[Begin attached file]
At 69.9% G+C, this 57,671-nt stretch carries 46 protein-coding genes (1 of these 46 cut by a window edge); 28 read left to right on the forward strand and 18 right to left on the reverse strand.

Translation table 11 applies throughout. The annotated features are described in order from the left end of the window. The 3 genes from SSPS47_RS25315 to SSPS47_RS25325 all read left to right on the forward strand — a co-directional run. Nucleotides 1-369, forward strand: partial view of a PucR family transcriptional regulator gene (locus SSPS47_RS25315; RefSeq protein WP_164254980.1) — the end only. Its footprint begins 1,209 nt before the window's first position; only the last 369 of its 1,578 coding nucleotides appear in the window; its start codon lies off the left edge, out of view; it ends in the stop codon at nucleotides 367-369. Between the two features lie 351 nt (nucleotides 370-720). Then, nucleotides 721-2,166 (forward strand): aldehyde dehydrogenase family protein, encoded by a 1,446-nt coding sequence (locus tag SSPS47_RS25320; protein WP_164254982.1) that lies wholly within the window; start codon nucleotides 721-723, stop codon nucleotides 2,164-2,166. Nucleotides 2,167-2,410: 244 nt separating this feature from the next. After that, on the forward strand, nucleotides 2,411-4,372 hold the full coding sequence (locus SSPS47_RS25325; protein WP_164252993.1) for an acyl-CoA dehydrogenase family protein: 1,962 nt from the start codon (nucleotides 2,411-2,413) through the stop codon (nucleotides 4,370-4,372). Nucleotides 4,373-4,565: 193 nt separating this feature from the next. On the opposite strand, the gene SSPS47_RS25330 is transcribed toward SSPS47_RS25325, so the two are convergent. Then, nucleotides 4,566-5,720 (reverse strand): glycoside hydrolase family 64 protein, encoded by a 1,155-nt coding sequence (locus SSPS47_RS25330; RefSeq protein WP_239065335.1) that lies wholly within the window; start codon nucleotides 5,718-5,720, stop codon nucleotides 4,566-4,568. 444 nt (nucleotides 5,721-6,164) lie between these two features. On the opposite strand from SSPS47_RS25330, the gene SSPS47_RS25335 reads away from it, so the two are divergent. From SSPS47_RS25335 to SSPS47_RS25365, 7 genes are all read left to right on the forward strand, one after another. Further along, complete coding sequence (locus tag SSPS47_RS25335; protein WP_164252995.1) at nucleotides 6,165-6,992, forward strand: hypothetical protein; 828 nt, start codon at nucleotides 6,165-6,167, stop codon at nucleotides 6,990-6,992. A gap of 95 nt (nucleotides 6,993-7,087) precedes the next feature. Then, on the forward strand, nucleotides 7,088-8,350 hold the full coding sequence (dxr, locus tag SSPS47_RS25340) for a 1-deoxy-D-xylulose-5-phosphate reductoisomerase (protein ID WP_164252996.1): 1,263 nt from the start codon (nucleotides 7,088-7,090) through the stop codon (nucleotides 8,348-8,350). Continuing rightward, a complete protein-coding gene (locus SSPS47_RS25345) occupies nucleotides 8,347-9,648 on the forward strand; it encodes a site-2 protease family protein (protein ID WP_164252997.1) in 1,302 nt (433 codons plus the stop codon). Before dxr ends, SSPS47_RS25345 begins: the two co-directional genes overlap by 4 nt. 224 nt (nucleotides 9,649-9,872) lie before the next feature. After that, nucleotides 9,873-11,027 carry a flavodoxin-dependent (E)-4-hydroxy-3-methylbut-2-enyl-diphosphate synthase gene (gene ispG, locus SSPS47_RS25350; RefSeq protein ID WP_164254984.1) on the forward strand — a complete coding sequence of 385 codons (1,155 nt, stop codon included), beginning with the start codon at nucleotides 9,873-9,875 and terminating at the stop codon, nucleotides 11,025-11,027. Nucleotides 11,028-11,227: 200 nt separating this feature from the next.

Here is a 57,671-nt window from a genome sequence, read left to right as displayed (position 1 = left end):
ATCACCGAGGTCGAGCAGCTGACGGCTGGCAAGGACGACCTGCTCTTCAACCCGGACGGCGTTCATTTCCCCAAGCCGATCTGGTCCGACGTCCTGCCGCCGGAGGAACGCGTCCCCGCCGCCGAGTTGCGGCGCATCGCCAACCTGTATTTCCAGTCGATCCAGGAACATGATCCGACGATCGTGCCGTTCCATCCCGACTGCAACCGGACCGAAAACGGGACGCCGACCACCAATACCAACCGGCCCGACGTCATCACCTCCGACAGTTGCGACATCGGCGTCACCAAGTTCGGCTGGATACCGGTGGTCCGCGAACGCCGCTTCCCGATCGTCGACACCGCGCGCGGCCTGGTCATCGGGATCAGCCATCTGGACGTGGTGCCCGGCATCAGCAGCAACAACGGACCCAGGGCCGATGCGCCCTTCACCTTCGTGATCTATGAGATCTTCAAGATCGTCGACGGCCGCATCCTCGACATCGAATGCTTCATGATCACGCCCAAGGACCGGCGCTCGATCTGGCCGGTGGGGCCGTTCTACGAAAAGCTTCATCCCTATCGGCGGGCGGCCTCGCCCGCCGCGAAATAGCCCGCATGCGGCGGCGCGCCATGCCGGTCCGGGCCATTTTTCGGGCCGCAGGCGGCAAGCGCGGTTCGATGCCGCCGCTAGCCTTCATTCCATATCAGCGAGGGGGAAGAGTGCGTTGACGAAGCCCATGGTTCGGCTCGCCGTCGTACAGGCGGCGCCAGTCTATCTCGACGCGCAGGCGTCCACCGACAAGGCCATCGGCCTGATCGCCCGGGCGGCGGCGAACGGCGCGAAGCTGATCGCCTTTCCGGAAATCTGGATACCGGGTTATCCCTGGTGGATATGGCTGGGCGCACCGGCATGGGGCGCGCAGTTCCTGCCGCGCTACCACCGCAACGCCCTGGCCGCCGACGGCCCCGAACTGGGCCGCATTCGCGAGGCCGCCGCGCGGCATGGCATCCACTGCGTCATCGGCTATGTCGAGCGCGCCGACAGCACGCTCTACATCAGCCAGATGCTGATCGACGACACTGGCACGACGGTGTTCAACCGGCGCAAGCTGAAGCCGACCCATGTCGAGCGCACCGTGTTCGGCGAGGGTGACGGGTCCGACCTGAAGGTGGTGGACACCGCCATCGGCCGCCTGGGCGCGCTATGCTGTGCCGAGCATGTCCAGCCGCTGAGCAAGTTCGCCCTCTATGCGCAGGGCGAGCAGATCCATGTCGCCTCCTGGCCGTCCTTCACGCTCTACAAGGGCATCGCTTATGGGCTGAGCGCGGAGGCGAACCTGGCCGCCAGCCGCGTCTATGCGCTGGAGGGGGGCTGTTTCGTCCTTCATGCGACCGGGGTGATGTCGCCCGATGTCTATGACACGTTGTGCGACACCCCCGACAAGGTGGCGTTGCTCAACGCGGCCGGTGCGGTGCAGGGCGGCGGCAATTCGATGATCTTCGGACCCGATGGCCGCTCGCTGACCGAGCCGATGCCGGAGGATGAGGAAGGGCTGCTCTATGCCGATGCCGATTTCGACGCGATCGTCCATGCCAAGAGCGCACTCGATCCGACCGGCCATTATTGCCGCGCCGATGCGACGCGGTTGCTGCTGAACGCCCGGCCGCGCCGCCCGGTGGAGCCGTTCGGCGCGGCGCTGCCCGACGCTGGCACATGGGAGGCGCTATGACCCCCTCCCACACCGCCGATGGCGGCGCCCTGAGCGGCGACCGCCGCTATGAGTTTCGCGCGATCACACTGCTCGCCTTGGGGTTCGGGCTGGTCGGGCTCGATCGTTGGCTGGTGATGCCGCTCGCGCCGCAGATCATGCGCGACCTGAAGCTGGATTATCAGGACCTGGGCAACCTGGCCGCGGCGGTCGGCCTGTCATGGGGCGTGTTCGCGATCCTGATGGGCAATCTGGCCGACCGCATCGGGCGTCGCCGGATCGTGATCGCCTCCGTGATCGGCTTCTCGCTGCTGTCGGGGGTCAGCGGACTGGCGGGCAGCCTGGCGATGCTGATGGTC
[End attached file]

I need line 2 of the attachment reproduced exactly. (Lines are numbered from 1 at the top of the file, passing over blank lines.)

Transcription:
Translation table 11 applies throughout. The annotated features are described in order from the left end of the window. The 3 genes from SSPS47_RS25315 to SSPS47_RS25325 all read left to right on the forward strand — a co-directional run. Nucleotides 1-369, forward strand: partial view of a PucR family transcriptional regulator gene (locus SSPS47_RS25315; RefSeq protein WP_164254980.1) — the end only. Its footprint begins 1,209 nt before the window's first position; only the last 369 of its 1,578 coding nucleotides appear in the window; its start codon lies off the left edge, out of view; it ends in the stop codon at nucleotides 367-369. Between the two features lie 351 nt (nucleotides 370-720). Then, nucleotides 721-2,166 (forward strand): aldehyde dehydrogenase family protein, encoded by a 1,446-nt coding sequence (locus tag SSPS47_RS25320; protein WP_164254982.1) that lies wholly within the window; start codon nucleotides 721-723, stop codon nucleotides 2,164-2,166. Nucleotides 2,167-2,410: 244 nt separating this feature from the next. After that, on the forward strand, nucleotides 2,411-4,372 hold the full coding sequence (locus SSPS47_RS25325; protein WP_164252993.1) for an acyl-CoA dehydrogenase family protein: 1,962 nt from the start codon (nucleotides 2,411-2,413) through the stop codon (nucleotides 4,370-4,372). Nucleotides 4,373-4,565: 193 nt separating this feature from the next. On the opposite strand, the gene SSPS47_RS25330 is transcribed toward SSPS47_RS25325, so the two are convergent. Then, nucleotides 4,566-5,720 (reverse strand): glycoside hydrolase family 64 protein, encoded by a 1,155-nt coding sequence (locus SSPS47_RS25330; RefSeq protein WP_239065335.1) that lies wholly within the window; start codon nucleotides 5,718-5,720, stop codon nucleotides 4,566-4,568. 444 nt (nucleotides 5,721-6,164) lie between these two features. On the opposite strand from SSPS47_RS25330, the gene SSPS47_RS25335 reads away from it, so the two are divergent. From SSPS47_RS25335 to SSPS47_RS25365, 7 genes are all read left to right on the forward strand, one after another. Further along, complete coding sequence (locus tag SSPS47_RS25335; protein WP_164252995.1) at nucleotides 6,165-6,992, forward strand: hypothetical protein; 828 nt, start codon at nucleotides 6,165-6,167, stop codon at nucleotides 6,990-6,992. A gap of 95 nt (nucleotides 6,993-7,087) precedes the next feature. Then, on the forward strand, nucleotides 7,088-8,350 hold the full coding sequence (dxr, locus tag SSPS47_RS25340) for a 1-deoxy-D-xylulose-5-phosphate reductoisomerase (protein ID WP_164252996.1): 1,263 nt from the start codon (nucleotides 7,088-7,090) through the stop codon (nucleotides 8,348-8,350). Continuing rightward, a complete protein-coding gene (locus SSPS47_RS25345) occupies nucleotides 8,347-9,648 on the forward strand; it encodes a site-2 protease family protein (protein ID WP_164252997.1) in 1,302 nt (433 codons plus the stop codon). Before dxr ends, SSPS47_RS25345 begins: the two co-directional genes overlap by 4 nt. 224 nt (nucleotides 9,649-9,872) lie before the next feature. After that, nucleotides 9,873-11,027 carry a flavodoxin-dependent (E)-4-hydroxy-3-methylbut-2-enyl-diphosphate synthase gene (gene ispG, locus SSPS47_RS25350; RefSeq protein ID WP_164254984.1) on the forward strand — a complete coding sequence of 385 codons (1,155 nt, stop codon included), beginning with the start codon at nucleotides 9,873-9,875 and terminating at the stop codon, nucleotides 11,025-11,027. Nucleotides 11,028-11,227: 200 nt separating this feature from the next.